Ranbaxy Receives CDSCO Approval to Market Synriam

Ranbaxy Laboratories Limited (Ranbaxy) today announced that the company has received approval from the Central Drugs Standard Control Organisation (CDSCO), Government of India, to manufacture and market SynriamTM (arterolane maleate and piperaquine phosphate tablet 150+750 mg) for the treatment of uncomplicated malaria in adults caused by the Plasmodium vivax parasite.


Phase III clinical trials for the drug conducted in India successfully demonstrated the efficacy and tolerability of Synriamâ„ as comparable to chloroquine.

Last year on World Malaria Day, April 25, Ranbaxy had launched Indias first new drug, SynriamTM, for the treatment of uncomplicated Plasmodium falciparum malaria in the country. Since its launch, SynriamTM has successfully treated around one million patients.

The company has also received permission to conduct Phase III clinical trials for the pediatric formulation in pediatric patients of uncomplicated Plasmodium falciparum malaria.


Commenting on the approval, Arun Sawhney, CEO & Managing Director, Ranbaxy, said, SynriamTM is a new-age cure for malaria and is fast emerging as the preferred option in the hands of doctors. This approval makes SynriamTM one of the few therapies in the world that successfully treats both, Plasmodium vivax and Plasmodium falciparum malaria. Ranbaxy remains committed in its fight against malaria and we are making all efforts to make this new therapy accessible to patients around the world.

Ranbaxy is working to make this new treatment available in African, Asian and South American markets where Malaria is rampant. The company has filed New Drug Applications (NDAs) for marketing SynriamTM in some African countries and will be filing in more applications during the year. Once approved, the product will be launched in these markets.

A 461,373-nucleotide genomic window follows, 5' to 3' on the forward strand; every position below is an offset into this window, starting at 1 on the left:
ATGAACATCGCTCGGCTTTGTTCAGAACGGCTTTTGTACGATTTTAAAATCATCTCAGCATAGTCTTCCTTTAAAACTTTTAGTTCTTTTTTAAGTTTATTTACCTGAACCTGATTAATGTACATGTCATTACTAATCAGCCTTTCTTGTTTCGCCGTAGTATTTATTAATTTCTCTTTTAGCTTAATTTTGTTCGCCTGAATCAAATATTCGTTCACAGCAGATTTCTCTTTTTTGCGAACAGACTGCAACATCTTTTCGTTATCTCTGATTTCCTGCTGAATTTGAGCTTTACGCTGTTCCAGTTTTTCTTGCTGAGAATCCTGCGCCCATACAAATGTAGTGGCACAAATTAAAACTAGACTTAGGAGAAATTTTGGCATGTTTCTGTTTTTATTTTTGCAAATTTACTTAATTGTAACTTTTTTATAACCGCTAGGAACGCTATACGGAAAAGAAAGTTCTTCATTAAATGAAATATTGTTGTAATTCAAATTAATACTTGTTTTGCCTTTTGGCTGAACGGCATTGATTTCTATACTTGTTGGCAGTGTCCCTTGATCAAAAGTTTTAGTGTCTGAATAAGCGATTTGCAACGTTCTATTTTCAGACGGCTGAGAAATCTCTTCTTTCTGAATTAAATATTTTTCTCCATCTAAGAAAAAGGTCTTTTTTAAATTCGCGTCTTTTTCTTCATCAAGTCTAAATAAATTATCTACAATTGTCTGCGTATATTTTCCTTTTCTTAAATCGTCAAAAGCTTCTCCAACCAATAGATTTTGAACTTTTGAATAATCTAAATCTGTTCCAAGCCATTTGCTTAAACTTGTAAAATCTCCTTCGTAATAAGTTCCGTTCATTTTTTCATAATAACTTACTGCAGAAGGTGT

SynriamTM provides quick relief from most malaria-related symptoms, including fever, and has a high cure rate of over 95%. It conforms to the recommendations of the World Health Organization (WHO) for using combination therapy in malaria.

As the dosage regimen for SynriamTM is simple, it leads to better compliance. A patient is required to take just one tablet per day, for three days, compared to other medicines where two to four tablets are required to be taken, twice daily, for three or more days. The drug is also independent of dietary restrictions for fatty foods or milk, as is the case with older anti-malarial therapies. Since SynriamTM has a synthetic source, unlike artemisinin-based drugs, production can be scaled up whenever required and a consistent supply can be maintained at a low cost.

According to the World Malaria Report 2012 published by WHO, India sees about 1.3 million confirmed cases of malaria each year, about 50% of which are caused by Plasmodium vivax, the second most important species after Plasmodium falciparum. Worldwide, 40% of the total malaria burden globally is due to Plasmodium vivax , which shows the vast potential of SynriamTM in India and globally.

Traditional drugs are proving ineffective against the deadly malarial parasite because it has progressively acquired marked resistance to available drugs. The availability of plant-based Artemesinin, a primary ingredient in established anti-malarial therapies, is finite and unreliable. This leads to price fluctuations and supply constraints, which is not the case with a synthetic drug like SynriamTM.

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